1980 to 1989



• Harbor Springs II, an all-College retreat featuring faculty, administrators, staff and members of the Board of Trustees. A continuation of the College's revisioning process.


In the 1980's the Lady Saints become competitors in many sports, including volleyball. In the mid-1980's, women's volleyball coach Sharon Schatz took teams to numerous conference championships.

The maintenance shack becomes the destination of choice for a scary Halloween party each October, sponsored by the Physical Plant department.


Aquinas athletes enjoy continuing success. Fabian Knizacky set records in racewalking and competed on the national scene in that event. Pitchers Dave Gumpert and Paul Assenmacher lead the Saints to victory and later go on toe major league careers. Dave Gumpert, pitching for the Kansas Royals, is elected to the National Association of Intercollegiate Athletics Baseball Hall of Fame in 1988. In 1995 and 1997, Assenmacher pitched relief in the World Series for the Cleveland Indians. In the mid-1980's, volleyball coach Sharon Schatz takes teams to numerous conference championships and international competition in the summer months.

At left: Reception for the Holmdene renovation in 1982. The original building, erected in 1908 as part of the Lowe family estate, had been used since 1955 as a residence for Dominican sisters who taught and worked at the college. In the early 1980's, the building was transformed from a residence to an office space for administrators, including the president, and faculty from several academic departments. In 1982, the building received historical landmark status from the Grand Rapids Historic Preservation Committee. Even though the building had to be brought up to modern fire code with enclosed staircases, the historic feel of the interior rooms was preserved.


1984 to 1986

Losing it at the Gala Weekend water balloon toss, 1984.

The Art and Music Center opens in 1984, with its acoustically fine Krestchmer Recital Hall for music concerts. The Center was designed by Aquinas College alumnus and architect Alfred Liu, '65. The recently opened Art and Music Center quickly becomes a mecca for avant-garde and traditional art and music.

The newly opened Art and Music Center houses music programs and a recital hall on the lower lever and art classes and a gallery on the upper level. Its studios look out over the wooded ravine and stream that run through the north end of the campus.

Aquinas's lovely green campus makes a perfect setting for study in pleasant weather. The beautifully wooded campus continues to be a draw for potential students, and the campus community gets up in arms when suggestions are made to cut down trees.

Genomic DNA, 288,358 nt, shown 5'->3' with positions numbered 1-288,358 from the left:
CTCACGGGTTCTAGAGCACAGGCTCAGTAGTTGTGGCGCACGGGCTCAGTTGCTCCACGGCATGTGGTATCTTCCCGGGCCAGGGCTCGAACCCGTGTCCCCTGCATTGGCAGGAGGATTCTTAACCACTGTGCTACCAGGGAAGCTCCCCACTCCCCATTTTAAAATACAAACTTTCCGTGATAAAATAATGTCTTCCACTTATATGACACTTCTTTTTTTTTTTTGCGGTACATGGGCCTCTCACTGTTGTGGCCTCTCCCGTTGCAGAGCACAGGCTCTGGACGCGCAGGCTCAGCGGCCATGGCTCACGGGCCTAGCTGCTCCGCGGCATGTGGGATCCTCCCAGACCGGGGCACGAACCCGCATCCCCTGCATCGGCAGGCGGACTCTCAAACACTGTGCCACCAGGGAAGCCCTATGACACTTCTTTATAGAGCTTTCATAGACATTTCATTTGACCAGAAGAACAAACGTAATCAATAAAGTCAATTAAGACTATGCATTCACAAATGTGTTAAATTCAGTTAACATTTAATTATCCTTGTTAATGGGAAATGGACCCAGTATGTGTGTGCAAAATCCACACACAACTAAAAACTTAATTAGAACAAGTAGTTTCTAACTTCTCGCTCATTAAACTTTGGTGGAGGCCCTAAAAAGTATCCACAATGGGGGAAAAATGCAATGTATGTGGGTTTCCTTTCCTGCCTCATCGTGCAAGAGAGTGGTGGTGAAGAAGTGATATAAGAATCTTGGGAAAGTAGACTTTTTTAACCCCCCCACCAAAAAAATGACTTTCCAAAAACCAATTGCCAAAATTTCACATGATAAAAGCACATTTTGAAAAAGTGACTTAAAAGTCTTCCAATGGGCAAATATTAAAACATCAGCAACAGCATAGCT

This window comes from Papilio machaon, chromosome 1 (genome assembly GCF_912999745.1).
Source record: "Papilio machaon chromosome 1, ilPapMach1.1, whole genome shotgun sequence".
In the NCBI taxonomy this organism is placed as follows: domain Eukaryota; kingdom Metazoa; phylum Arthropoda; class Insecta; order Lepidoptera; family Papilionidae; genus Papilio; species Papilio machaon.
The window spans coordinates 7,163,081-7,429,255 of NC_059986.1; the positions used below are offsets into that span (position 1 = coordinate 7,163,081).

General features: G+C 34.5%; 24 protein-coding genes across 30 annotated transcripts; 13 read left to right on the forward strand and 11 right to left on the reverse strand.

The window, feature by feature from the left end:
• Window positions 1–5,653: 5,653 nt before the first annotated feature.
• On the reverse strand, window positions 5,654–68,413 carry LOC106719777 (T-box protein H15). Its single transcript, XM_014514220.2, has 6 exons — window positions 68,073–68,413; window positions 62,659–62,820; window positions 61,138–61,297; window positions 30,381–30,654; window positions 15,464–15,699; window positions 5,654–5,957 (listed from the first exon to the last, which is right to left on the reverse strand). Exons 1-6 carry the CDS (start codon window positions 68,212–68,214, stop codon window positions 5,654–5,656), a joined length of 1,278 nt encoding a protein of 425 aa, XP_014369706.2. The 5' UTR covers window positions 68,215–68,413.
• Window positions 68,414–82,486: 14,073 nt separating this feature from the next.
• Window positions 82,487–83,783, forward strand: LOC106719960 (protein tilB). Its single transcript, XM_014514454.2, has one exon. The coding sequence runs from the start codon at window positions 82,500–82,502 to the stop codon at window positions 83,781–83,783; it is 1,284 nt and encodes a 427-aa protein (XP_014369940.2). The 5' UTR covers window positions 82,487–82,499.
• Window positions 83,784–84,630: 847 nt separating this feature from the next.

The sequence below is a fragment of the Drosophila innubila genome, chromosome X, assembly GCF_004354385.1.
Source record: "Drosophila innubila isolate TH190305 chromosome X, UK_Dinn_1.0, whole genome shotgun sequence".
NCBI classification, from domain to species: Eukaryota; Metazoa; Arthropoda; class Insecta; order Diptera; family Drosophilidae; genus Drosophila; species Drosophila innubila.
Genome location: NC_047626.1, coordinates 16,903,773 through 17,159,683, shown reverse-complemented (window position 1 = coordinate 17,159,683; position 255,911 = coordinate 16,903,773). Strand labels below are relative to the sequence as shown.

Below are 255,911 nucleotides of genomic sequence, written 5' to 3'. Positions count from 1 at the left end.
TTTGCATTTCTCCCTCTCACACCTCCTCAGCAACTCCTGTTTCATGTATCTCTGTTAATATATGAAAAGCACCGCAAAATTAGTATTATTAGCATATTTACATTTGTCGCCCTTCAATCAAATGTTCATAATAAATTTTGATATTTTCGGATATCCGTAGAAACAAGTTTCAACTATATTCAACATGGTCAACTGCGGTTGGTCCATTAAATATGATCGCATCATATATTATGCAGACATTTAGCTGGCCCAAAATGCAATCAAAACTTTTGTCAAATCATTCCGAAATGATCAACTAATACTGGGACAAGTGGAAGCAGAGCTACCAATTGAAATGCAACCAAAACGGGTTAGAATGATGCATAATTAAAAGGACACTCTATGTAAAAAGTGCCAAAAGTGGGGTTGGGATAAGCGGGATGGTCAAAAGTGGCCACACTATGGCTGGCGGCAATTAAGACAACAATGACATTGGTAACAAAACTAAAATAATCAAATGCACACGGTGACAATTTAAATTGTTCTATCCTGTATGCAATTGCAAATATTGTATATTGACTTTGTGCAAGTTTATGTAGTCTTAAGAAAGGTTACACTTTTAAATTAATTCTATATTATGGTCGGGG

The Insignis Program for Honors Students is founded by Gary Eberle to be an educational enhancement program serving the needs of high achieving students. Offering special seminars and senior projects which encourage students to go into greater depth in their majors, the program will eventually grow from the initial twelve students to over one hundred.


Mid-1980s Quiz Bowls find out who has the most trivial mind on campus.

Returning alumni challenge the current AQ basketball team at 1985 homecoming.

Aquinas women’s basketball great Kathy Grzegorski led the Lady Saints to victory in the 1980’s. Kathy becomes Aquinas's all-time leading scorer with 2,037 career points. Women's basketball is a new addition to Aquinas athletic offerings, and under coach Patti Tibaldi the lady Saints take many titles, including the National Catholic Championship in 1984.

The Woodhouse library went from its old card catalog system to a computerized automated system thanks to a $350,000 grant from the Grand Rapids Foundation.


As one of his final initiatives while in office, President Hruby initiates "age integration," erasing the line between traditional age and continuing education students, thus streamlining the administration and encouraging greater age diversity in the classroom.

Women's soccer is added as a new sport in the mid-1980's and soon becomes a power in the WHAC.

The Women's Center opens on campus to focus on the needs of women. Eventually, the Women's Studies Minor is added to the curriculum.


Aquinas sports legend Laray Hardy on his way to the record books in 1986. Hardy scored 2,643 points in his career at Aquinas, setting a still-standing college record and making him one of the highest scoring collegiate players nationally.

After a long Michigan winter, Aquinas students celebrate with "Thank God It's Spring," 1986. This annual day of fun and frivolity becomes a fixture of campus life for several years balancing fall's Gala Weekend.

Norbert Hruby retires from the presidency in 1986 after 16 years of innovation and advancement. The legacy of his presidency is a number of new programs serving previously underserved populations. His replacement is Dr. Peter D. O'Connor who is chosen to be the third president of Aquinas College lead it into the 1990's.

The beer tent remains a fixture of Gala Weekend. Here longtime librarian Hiram Bakes hands a draft over the counter to a thirsty alumna.


1987 to 1989